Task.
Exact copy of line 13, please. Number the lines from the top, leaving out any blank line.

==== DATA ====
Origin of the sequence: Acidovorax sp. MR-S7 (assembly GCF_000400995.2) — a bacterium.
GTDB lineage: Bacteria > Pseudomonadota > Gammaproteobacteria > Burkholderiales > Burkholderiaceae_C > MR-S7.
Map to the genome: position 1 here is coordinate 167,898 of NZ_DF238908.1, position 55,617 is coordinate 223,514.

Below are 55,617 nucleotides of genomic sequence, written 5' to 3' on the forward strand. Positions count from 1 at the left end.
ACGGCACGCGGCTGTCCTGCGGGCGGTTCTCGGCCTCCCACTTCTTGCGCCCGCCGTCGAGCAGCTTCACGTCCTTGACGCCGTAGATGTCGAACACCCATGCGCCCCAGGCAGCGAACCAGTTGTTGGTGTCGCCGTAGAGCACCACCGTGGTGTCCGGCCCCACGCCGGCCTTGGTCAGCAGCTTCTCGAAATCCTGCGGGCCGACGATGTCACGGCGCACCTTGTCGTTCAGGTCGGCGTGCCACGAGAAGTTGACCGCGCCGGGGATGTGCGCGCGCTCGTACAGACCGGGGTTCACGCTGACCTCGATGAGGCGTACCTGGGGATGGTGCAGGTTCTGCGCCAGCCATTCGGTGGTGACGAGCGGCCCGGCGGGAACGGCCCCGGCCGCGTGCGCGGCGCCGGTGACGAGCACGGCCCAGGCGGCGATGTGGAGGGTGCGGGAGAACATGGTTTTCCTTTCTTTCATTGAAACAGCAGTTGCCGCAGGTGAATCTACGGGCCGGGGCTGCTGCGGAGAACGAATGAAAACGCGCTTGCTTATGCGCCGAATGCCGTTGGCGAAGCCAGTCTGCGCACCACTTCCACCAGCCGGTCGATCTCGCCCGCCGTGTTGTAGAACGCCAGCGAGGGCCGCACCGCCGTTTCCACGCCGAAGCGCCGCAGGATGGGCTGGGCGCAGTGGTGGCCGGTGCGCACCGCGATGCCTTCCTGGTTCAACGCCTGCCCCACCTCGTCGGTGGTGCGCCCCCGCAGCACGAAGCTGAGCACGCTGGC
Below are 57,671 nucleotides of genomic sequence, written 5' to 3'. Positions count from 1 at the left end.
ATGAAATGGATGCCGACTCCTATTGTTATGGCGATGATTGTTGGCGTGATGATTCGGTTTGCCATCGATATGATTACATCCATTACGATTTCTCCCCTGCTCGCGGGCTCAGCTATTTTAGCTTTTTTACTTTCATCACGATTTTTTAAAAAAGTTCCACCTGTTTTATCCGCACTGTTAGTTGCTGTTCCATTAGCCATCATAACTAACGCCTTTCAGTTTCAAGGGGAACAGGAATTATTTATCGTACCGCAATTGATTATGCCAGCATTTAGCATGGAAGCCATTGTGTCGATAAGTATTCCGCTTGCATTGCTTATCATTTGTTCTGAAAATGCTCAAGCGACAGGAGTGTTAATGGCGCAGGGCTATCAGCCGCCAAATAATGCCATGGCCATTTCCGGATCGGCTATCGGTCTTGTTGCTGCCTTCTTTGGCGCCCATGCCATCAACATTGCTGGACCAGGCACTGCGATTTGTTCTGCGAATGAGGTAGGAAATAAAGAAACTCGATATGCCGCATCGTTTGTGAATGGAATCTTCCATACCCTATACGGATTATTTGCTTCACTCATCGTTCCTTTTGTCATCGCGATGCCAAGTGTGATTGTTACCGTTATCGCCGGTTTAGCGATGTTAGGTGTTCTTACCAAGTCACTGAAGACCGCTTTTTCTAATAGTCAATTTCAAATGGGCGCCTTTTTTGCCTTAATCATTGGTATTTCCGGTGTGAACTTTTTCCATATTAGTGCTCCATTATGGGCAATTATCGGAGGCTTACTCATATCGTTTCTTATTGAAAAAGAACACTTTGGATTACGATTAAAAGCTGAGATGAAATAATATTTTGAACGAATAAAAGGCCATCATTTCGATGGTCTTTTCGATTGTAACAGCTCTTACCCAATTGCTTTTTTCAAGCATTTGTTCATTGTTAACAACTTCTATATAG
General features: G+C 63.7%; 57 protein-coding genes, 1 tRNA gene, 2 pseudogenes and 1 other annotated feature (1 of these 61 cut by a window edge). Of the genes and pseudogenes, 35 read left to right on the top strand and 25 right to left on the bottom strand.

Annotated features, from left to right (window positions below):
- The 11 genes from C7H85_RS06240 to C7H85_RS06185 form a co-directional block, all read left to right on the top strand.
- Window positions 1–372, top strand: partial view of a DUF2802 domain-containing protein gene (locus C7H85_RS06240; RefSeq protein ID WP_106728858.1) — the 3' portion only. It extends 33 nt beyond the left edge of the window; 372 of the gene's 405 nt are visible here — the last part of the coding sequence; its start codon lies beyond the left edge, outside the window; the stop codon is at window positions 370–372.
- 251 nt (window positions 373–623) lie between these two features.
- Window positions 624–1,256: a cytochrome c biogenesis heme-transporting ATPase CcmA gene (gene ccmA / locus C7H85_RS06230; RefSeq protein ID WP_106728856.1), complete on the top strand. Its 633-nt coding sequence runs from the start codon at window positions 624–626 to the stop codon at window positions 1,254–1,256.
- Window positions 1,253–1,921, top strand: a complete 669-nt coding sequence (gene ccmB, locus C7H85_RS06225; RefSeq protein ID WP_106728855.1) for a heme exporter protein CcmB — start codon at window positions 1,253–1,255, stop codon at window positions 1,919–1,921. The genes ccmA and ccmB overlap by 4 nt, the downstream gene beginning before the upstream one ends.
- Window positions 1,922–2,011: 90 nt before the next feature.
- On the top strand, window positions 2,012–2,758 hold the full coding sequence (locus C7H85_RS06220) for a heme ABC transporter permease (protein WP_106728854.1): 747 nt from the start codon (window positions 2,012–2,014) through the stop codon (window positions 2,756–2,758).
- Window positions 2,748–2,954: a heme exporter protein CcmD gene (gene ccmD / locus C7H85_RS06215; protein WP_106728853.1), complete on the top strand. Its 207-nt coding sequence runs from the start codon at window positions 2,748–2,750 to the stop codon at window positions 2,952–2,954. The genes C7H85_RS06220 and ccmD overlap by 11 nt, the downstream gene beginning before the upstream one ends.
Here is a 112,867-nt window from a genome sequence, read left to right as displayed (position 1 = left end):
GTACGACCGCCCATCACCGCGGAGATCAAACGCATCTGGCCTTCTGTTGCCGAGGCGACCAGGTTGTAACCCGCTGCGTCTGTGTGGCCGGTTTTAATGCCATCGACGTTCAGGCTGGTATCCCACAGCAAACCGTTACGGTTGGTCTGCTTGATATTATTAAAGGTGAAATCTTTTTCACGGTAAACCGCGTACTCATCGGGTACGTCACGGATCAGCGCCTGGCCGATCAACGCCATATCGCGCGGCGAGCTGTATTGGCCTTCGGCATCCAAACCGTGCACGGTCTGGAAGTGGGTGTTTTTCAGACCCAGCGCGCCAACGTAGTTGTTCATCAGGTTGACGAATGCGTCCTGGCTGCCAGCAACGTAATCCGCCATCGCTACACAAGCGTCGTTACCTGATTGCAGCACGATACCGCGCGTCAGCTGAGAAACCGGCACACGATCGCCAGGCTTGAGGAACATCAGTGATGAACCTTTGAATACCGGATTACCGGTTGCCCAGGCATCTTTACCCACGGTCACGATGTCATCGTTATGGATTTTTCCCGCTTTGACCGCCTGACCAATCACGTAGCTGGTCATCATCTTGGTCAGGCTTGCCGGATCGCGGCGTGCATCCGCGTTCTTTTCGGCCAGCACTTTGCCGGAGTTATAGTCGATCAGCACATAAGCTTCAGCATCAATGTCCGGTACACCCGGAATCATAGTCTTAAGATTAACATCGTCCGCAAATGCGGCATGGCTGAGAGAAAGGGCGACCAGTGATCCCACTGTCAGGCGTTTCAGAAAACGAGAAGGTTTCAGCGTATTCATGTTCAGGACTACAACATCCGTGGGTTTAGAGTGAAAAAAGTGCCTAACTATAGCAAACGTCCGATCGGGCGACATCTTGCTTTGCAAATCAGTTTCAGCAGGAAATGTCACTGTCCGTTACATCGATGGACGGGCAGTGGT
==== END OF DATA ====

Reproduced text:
- Window positions 624–1,256: a cytochrome c biogenesis heme-transporting ATPase CcmA gene (gene ccmA / locus C7H85_RS06230; RefSeq protein ID WP_106728856.1), complete on the top strand. Its 633-nt coding sequence runs from the start codon at window positions 624–626 to the stop codon at window positions 1,254–1,256.